Posts Tagged ‘Reslilience Engineering’

Last week we discussed Capt. “Sully” Sullenberger and “The Miracle on the Hudson.” In resilience engineering there is a constant search for the character traits one must possess to be successful when dealing with complex socio-technical interfaces, which are increasingly becoming the norm. In line with the speed with which decisions have to be made in foggy situations it seems appropriate to have a checklist. I love checklists. When done correctly they serve two functions simultaneously: setting the right frame of mind and helping establish a focus on successful behaviors.

A checklist can also help during more mundane times such as trying to get back to sleep (or maybe just GET to sleep) at 2 AM when your head is spinning because of a challenging project.  Below are two checklists that may help in terms of those specific behaviors and attitudes.

What Makes For a Good Pilot?

The civil aviation authority in France has published a list of capabilities pilots feel are essential for effective execution in complex situations:

  1. Be able to construct and maintain an adequate distributed mental representation of the situation.
  2. Be able to assess risk and threats as relevant for the flight.
  3. Assess one’s self-proficiency envelope, know the boundaries, and adapt one’s tactics and strategies accordingly.
  4. Be able to switch from a situation under control, to a crisis situation.
  5. Be able to construct and maintain a relevant level of confidence towards self, others, and the technology involved.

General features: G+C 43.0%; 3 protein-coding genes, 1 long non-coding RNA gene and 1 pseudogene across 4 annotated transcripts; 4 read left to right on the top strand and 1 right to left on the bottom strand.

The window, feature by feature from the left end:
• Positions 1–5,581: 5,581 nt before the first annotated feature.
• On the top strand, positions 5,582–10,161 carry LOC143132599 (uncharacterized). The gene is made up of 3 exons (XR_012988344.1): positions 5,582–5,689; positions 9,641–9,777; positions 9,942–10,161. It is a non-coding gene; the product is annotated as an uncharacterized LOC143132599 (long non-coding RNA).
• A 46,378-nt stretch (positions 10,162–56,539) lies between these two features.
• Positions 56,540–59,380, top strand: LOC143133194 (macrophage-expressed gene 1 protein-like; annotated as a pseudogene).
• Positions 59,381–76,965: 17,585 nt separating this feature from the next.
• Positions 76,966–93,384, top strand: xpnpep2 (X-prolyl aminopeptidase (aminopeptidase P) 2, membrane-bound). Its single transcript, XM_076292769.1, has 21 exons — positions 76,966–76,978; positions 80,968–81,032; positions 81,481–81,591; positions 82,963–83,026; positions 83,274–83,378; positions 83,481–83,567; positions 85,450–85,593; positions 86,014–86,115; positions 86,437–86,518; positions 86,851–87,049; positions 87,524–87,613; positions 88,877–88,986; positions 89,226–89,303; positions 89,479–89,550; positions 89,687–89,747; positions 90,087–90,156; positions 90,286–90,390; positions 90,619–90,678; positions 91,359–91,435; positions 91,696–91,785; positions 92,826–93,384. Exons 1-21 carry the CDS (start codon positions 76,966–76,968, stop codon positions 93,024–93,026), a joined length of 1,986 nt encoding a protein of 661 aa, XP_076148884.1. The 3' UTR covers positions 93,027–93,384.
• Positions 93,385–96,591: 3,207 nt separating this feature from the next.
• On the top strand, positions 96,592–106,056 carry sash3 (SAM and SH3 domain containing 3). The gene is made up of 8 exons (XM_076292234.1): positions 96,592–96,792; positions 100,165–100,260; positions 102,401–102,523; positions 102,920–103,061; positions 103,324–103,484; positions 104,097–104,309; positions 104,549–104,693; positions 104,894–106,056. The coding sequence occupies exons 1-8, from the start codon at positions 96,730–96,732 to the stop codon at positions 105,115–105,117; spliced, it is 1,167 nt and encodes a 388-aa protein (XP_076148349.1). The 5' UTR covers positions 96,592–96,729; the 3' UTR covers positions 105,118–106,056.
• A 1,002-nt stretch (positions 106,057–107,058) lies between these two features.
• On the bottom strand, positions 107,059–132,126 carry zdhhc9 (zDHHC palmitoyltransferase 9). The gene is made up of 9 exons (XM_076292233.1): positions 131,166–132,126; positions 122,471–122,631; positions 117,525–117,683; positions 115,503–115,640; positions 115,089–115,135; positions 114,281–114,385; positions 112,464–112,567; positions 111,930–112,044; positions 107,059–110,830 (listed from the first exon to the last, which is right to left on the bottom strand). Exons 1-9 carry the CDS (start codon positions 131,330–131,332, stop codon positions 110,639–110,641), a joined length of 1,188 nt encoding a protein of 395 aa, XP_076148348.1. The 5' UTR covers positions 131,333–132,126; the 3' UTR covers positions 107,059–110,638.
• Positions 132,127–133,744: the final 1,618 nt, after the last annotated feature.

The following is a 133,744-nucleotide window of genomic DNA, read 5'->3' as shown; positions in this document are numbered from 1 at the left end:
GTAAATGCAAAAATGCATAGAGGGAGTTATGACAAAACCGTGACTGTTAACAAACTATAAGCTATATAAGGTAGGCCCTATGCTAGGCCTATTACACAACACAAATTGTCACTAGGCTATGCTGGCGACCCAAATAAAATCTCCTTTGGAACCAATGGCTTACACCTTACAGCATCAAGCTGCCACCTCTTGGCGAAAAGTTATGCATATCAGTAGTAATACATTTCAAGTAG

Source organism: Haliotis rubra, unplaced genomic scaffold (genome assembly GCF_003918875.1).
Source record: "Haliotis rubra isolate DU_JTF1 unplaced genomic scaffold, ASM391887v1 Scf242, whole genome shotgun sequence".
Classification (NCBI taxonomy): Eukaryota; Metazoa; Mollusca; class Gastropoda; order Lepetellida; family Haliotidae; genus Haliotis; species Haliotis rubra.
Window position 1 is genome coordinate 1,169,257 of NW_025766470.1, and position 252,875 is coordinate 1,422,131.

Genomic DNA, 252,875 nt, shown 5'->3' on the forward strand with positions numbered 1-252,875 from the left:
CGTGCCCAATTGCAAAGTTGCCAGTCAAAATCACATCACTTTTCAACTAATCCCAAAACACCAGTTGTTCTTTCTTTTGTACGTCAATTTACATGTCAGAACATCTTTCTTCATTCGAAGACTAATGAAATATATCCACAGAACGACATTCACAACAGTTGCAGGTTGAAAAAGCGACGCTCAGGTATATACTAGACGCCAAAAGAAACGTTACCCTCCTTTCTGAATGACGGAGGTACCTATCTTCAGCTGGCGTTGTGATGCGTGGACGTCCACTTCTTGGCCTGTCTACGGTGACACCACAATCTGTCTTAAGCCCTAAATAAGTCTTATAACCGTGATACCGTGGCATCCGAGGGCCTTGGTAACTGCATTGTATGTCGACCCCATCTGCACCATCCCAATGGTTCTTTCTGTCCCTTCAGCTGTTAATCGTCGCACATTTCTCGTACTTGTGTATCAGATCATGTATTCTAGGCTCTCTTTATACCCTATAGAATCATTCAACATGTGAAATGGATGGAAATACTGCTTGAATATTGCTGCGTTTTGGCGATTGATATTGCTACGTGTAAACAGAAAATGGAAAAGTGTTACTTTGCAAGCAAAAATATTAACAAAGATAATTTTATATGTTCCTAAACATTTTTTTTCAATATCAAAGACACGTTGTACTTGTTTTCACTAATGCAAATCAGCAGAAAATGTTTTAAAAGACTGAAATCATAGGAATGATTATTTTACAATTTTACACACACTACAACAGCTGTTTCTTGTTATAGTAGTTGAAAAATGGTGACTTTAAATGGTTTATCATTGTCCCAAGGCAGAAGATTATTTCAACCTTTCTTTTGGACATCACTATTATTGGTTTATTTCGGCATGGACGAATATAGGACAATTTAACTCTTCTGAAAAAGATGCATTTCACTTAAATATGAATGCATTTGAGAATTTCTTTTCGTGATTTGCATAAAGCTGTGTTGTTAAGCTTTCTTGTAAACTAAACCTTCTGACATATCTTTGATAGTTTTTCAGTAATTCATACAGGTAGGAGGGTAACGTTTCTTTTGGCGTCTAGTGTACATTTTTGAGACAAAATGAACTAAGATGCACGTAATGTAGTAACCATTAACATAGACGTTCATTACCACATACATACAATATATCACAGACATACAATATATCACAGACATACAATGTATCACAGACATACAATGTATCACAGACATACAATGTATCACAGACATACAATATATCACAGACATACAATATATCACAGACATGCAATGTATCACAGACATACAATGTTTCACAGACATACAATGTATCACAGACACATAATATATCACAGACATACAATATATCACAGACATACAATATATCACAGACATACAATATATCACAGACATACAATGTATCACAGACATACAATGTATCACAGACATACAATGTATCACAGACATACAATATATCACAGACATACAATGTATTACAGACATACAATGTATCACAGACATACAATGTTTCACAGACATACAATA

6. Be able to learn, implement and maintain routines and skills associated with basic flight functions (fly, navigate, communicate).
  7. Be able to contribute to decision-making in complex, uncertain environments.
  8. Manage interactions with aircraft automated systems.
  9. Know, understand, and be able to speak aviation jargon.
  10. Manage interactions with, and cooperate with, crewmembers and other staff.
  11. Make intelligent usage of procedures.
  12. Use available technical and human resources, and reconfigure as needed.
  13. Be aware of time and time pressure.
  14. Properly transfer acquired knowledge and know-how from specific context to a different one.
  15. Properly use and maintain information and communication technology equipment.

Another way to look at this from a purely psychological perspective is to have the following traits:

  1. When under pressure acknowledge your feelings and then focus on the work at hand. Emotionality leads to out of control behavior of simply freezing up.
  2. See through the situation to success. Stay focused on the long haul.
  3. Look. Let go of projections. Simply see what is there and understand the trends.
  4. Decide how much you believe in yourself and whether or not that is sufficient to maintain your leadership position.
  5. Practice humility. This means knowing what you can and can’t do…which leads to the next point.
  6. Learn how to ask for help. The goal is to get the job done rather than being Superman or Wonder Woman.
  7. Let people know you see them and need their help. Practice empathy and address people as they are. If it’s details they like then give them details. If there is a need for the overall picture then paint the picture (time permitting).
  8. Stay positive while admitting difficulties are present. To paraphrase Andy Groves when asked if all could be lost if the next generation chip failed, “Yes. Keep moving. We can make it.”

Again, these are checklists — mirrors. When having a hard time go through and see where you are working well and where things could improve. Use the results to drive the next day’s agenda. This is probably preaching to the choir but bears repeating: by having the right attitude, knowing where to focus, asking the right questions, and risking action leadership emerges.